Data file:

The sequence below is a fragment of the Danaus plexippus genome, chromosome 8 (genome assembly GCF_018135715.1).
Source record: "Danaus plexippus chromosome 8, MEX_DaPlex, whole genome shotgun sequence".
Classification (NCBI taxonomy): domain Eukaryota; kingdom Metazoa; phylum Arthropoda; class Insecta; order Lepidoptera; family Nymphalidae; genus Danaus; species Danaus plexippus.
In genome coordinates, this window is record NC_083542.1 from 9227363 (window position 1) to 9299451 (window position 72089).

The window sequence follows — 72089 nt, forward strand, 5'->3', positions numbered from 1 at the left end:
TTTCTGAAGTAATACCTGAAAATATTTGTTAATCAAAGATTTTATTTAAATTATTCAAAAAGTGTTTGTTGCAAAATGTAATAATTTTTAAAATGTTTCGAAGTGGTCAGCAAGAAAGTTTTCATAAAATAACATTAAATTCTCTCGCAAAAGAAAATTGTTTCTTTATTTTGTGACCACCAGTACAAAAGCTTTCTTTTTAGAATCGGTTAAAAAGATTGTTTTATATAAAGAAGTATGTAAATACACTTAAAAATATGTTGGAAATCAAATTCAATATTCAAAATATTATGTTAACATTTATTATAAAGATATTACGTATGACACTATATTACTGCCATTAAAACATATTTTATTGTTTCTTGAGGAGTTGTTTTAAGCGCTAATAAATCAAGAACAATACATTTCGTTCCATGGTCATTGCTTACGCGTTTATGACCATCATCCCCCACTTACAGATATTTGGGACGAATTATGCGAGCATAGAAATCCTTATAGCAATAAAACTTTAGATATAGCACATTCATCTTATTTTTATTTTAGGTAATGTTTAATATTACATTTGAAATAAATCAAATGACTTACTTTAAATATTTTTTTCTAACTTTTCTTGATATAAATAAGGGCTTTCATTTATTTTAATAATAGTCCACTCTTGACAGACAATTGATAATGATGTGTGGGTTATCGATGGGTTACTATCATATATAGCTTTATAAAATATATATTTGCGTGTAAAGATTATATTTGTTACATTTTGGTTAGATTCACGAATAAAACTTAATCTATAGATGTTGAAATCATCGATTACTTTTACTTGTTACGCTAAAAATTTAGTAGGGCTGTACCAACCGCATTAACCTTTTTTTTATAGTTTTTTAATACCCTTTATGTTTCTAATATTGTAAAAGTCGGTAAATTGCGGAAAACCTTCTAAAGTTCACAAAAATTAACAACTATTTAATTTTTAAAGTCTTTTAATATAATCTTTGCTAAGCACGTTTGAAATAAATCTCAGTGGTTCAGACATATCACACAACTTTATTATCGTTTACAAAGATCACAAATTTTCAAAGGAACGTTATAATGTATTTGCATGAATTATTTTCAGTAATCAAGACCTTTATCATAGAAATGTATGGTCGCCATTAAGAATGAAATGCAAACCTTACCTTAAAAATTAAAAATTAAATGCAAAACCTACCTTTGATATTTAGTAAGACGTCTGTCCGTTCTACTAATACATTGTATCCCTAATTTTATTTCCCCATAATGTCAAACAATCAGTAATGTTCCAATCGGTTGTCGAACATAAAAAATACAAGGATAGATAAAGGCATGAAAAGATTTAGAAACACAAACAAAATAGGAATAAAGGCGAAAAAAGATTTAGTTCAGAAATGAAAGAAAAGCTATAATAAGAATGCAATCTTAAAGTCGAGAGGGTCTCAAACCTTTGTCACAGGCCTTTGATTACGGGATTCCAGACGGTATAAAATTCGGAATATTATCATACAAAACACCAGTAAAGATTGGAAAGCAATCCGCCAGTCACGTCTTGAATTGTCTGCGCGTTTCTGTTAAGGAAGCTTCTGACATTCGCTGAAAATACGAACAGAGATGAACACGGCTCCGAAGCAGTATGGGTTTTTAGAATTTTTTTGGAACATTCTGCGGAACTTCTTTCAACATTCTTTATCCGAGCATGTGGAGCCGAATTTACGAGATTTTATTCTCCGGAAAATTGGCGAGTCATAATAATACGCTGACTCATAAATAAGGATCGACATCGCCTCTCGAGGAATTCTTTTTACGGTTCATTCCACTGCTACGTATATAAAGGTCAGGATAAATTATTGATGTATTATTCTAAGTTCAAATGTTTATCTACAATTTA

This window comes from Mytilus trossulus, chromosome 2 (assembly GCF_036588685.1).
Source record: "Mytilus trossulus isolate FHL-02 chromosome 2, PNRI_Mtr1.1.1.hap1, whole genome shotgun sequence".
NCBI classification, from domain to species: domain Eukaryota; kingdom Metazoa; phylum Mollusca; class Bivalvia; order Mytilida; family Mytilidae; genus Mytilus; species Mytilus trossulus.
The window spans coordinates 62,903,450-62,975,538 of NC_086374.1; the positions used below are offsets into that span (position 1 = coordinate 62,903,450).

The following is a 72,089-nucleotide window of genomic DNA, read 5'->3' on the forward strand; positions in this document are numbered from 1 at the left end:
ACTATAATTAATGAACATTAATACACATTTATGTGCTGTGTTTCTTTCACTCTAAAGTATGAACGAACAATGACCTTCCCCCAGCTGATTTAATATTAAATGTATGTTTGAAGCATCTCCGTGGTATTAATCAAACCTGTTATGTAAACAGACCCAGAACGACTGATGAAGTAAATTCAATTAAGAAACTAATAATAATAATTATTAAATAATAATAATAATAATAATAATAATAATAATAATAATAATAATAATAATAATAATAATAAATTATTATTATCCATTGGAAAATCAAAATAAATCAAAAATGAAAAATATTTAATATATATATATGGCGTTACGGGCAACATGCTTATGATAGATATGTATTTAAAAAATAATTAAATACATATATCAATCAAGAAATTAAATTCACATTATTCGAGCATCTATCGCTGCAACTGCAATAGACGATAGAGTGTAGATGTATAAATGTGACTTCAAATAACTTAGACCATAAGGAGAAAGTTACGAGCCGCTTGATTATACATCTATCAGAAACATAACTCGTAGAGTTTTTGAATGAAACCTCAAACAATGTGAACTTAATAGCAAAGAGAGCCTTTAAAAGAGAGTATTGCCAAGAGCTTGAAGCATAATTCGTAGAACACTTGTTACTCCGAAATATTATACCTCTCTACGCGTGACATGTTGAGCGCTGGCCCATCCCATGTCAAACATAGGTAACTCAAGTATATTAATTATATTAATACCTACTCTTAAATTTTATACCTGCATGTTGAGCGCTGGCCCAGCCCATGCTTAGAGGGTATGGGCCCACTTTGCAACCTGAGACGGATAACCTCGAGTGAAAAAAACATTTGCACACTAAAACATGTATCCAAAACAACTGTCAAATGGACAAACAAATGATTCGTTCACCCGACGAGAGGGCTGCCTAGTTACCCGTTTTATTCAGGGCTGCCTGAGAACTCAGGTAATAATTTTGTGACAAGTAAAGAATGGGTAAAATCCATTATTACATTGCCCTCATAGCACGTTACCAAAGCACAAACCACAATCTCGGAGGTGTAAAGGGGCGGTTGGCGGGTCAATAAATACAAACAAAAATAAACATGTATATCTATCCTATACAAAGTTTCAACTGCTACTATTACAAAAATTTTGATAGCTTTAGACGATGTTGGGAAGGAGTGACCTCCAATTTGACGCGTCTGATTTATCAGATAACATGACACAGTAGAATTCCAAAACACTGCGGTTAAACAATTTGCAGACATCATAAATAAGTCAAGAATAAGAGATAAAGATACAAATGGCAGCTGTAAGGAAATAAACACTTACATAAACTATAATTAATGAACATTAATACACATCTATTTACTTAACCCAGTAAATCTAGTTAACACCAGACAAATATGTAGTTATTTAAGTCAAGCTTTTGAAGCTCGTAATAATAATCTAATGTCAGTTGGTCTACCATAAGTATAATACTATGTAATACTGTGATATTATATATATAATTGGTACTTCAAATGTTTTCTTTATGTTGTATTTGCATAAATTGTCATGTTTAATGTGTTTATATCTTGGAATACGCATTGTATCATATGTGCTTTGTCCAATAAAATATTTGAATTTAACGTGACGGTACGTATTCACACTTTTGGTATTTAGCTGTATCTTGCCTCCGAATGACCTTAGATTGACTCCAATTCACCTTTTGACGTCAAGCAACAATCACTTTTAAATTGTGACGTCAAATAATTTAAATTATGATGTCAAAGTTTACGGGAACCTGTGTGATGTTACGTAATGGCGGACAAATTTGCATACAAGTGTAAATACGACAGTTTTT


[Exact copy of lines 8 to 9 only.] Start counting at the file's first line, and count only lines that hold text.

Source record: "Mytilus trossulus isolate FHL-02 chromosome 2, PNRI_Mtr1.1.1.hap1, whole genome shotgun sequence".
NCBI classification, from domain to species: domain Eukaryota; kingdom Metazoa; phylum Mollusca; class Bivalvia; order Mytilida; family Mytilidae; genus Mytilus; species Mytilus trossulus.